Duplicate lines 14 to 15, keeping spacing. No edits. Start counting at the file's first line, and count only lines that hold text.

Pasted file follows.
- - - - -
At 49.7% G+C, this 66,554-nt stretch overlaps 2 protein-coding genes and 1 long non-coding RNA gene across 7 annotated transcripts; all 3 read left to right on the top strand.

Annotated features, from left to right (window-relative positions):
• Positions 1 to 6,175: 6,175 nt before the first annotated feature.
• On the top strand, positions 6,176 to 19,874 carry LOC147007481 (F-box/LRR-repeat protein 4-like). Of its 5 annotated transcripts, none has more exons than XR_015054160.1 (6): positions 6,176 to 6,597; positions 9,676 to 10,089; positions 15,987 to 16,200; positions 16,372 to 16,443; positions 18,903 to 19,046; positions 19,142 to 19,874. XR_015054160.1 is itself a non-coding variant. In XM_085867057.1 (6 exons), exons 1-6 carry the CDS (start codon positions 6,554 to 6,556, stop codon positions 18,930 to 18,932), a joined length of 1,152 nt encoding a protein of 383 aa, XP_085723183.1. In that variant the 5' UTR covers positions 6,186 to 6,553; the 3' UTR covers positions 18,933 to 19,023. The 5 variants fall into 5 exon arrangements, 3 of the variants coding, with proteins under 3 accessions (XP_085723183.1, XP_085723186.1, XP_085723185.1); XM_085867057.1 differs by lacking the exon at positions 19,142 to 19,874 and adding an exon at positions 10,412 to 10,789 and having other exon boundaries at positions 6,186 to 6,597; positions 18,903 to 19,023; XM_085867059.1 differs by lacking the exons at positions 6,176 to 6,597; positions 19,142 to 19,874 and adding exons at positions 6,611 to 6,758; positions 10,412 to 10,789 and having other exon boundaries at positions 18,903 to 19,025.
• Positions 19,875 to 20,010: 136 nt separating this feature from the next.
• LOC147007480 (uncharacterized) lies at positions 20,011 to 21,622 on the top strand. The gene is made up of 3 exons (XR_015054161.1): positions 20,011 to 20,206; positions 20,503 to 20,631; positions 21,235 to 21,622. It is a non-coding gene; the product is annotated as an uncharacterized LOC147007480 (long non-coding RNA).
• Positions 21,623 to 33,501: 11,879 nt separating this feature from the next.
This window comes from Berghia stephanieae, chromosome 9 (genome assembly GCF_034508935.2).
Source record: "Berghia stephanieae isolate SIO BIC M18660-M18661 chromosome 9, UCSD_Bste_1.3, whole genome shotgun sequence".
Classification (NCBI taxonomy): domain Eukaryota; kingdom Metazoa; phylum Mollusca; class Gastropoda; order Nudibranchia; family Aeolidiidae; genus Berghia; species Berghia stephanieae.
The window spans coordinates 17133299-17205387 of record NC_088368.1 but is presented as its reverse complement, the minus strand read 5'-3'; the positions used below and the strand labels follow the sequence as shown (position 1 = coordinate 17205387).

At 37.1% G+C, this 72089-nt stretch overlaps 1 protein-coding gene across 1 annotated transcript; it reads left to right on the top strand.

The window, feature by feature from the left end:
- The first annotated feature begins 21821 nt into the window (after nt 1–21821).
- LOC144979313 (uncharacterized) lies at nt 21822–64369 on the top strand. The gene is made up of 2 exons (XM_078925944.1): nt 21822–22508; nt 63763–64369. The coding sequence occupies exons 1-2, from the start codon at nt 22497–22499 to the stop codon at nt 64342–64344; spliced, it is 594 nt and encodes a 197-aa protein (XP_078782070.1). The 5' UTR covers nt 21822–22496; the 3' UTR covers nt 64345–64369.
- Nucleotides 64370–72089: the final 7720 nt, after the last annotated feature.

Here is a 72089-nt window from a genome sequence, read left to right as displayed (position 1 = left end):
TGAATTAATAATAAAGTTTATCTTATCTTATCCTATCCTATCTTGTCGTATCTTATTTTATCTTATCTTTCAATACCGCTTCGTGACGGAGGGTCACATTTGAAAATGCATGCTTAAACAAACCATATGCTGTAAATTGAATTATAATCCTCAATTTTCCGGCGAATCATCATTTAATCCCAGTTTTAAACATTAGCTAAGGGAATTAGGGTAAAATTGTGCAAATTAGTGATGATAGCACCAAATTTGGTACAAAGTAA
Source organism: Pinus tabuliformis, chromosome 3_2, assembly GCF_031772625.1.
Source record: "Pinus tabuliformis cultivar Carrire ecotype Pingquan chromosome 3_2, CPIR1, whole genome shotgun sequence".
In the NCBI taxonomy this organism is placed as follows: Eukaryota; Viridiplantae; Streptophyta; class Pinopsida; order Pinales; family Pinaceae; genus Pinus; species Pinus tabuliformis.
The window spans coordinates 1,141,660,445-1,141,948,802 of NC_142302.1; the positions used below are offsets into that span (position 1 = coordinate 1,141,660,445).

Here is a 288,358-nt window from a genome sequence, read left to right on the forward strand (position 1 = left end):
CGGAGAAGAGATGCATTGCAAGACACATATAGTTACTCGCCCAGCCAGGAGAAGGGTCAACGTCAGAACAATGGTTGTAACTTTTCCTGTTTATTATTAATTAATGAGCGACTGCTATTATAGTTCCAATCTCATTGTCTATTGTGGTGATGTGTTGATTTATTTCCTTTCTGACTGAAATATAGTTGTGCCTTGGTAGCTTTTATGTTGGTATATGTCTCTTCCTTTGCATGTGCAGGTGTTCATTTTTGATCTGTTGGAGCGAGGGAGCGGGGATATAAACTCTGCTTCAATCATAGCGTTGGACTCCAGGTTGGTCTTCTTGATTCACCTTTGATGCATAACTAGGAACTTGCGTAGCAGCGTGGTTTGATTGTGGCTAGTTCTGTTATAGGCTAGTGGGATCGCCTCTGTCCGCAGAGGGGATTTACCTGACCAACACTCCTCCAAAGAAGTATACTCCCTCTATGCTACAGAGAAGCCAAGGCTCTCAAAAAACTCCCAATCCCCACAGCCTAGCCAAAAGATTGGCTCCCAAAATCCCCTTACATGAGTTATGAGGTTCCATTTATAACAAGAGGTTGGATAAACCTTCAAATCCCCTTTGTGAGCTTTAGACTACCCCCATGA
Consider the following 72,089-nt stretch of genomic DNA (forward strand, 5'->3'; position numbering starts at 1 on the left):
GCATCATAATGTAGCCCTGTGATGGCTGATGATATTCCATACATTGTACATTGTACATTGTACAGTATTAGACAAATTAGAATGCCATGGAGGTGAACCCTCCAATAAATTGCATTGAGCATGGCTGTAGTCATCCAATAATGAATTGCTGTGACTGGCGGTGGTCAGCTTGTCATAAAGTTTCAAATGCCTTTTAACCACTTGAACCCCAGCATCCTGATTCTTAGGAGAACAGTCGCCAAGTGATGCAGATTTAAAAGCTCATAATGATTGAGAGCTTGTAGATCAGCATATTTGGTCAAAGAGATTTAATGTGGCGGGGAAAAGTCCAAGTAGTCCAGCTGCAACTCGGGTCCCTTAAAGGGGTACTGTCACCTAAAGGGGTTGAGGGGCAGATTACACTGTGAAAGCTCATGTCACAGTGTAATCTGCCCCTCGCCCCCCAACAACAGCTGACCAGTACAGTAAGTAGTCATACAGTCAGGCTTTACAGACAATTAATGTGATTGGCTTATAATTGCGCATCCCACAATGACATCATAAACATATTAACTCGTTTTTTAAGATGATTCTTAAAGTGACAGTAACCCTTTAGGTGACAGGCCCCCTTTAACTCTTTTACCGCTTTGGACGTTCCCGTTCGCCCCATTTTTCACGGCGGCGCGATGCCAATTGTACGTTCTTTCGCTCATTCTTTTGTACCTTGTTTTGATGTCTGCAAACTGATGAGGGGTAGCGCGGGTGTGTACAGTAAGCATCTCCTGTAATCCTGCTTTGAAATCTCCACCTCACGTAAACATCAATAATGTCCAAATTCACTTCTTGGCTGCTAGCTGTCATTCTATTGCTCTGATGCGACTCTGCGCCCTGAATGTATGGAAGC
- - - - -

- The first annotated feature begins 21821 nt into the window (after nt 1–21821).
- LOC144979313 (uncharacterized) lies at nt 21822–64369 on the top strand. The gene is made up of 2 exons (XM_078925944.1): nt 21822–22508; nt 63763–64369. The coding sequence occupies exons 1-2, from the start codon at nt 22497–22499 to the stop codon at nt 64342–64344; spliced, it is 594 nt and encodes a 197-aa protein (XP_078782070.1). The 5' UTR covers nt 21822–22496; the 3' UTR covers nt 64345–64369.